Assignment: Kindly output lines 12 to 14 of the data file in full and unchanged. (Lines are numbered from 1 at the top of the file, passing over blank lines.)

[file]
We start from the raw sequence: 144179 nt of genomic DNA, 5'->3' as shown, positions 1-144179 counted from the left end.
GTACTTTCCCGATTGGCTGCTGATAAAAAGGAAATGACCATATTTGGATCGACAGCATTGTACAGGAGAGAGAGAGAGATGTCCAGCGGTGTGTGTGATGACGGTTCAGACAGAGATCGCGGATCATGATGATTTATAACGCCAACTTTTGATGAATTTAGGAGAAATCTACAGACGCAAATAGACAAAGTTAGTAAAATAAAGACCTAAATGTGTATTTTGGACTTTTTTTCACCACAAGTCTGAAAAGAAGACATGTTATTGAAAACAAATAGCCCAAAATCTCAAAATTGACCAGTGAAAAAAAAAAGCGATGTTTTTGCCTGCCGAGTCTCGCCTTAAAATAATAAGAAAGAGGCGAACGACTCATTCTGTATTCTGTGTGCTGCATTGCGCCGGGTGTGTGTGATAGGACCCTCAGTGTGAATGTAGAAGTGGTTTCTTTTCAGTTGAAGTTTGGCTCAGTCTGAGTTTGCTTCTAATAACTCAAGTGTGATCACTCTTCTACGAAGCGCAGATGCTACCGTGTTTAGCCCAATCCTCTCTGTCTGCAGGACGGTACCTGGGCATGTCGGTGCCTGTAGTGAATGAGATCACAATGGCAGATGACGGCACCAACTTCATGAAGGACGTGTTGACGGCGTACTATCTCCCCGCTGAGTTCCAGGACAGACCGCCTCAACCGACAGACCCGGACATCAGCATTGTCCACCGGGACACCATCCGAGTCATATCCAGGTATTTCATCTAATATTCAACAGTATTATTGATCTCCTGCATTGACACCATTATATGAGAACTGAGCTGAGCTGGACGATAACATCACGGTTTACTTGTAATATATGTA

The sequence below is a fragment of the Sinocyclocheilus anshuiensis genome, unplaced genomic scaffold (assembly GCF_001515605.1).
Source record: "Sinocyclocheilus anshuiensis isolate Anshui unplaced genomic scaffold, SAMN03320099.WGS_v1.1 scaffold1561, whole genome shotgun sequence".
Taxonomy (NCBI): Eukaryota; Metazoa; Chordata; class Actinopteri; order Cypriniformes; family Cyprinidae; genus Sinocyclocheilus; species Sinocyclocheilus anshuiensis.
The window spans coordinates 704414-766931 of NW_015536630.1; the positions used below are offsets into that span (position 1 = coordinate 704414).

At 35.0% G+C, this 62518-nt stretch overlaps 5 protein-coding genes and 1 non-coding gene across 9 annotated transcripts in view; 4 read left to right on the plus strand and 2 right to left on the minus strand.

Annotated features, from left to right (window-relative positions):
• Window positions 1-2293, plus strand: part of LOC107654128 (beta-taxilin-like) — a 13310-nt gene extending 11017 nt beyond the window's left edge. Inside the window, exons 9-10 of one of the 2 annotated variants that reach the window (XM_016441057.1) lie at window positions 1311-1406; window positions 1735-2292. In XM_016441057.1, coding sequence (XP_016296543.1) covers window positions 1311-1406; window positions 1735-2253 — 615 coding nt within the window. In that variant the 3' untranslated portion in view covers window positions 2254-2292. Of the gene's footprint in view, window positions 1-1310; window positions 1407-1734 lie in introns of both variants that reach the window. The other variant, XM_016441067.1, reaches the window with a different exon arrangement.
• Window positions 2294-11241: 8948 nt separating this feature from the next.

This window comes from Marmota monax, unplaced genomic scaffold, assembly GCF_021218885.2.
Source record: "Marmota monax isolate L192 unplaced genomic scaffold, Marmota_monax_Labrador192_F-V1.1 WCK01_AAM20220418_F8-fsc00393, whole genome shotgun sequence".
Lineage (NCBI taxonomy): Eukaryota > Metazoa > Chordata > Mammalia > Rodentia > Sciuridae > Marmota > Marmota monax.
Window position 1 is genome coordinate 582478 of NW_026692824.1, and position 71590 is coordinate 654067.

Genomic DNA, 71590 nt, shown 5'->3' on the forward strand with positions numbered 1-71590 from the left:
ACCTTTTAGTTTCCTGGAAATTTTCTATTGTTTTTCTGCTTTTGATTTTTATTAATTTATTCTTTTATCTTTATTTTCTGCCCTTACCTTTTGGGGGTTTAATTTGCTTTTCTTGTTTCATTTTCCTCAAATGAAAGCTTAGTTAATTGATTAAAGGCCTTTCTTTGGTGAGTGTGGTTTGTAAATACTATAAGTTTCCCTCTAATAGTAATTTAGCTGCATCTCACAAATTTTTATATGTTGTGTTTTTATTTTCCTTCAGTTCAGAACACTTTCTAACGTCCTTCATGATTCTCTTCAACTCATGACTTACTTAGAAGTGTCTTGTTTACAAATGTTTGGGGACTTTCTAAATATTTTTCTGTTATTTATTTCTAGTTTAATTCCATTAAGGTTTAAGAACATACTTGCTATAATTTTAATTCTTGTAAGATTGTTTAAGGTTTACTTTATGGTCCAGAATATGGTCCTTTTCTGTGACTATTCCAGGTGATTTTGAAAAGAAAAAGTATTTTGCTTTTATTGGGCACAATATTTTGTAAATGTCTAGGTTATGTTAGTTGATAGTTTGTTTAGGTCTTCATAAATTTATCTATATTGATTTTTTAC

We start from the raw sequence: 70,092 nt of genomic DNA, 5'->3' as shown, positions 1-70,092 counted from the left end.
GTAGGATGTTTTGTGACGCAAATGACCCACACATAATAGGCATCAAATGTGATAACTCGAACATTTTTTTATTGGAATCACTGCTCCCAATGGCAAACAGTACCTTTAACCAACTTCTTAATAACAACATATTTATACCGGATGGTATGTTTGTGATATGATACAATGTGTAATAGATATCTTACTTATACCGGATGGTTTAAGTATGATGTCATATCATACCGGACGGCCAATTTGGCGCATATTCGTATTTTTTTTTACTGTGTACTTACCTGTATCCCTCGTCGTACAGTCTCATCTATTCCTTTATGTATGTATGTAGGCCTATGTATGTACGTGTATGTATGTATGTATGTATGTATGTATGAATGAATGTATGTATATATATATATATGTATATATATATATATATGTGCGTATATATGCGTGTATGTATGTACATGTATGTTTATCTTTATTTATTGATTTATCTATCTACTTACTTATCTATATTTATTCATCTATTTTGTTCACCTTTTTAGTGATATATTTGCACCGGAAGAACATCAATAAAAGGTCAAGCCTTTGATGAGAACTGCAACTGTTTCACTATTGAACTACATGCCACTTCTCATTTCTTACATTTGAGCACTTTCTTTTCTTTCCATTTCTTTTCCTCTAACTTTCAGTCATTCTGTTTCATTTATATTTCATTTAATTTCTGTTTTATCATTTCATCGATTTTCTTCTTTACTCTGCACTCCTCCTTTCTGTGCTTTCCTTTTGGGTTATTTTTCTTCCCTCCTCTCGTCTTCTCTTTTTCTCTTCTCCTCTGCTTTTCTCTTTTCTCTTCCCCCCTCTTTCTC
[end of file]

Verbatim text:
Source record: "Marmota monax isolate L192 unplaced genomic scaffold, Marmota_monax_Labrador192_F-V1.1 WCK01_AAM20220418_F8-fsc00393, whole genome shotgun sequence".
Lineage (NCBI taxonomy): Eukaryota > Metazoa > Chordata > Mammalia > Rodentia > Sciuridae > Marmota > Marmota monax.
Window position 1 is genome coordinate 582478 of NW_026692824.1, and position 71590 is coordinate 654067.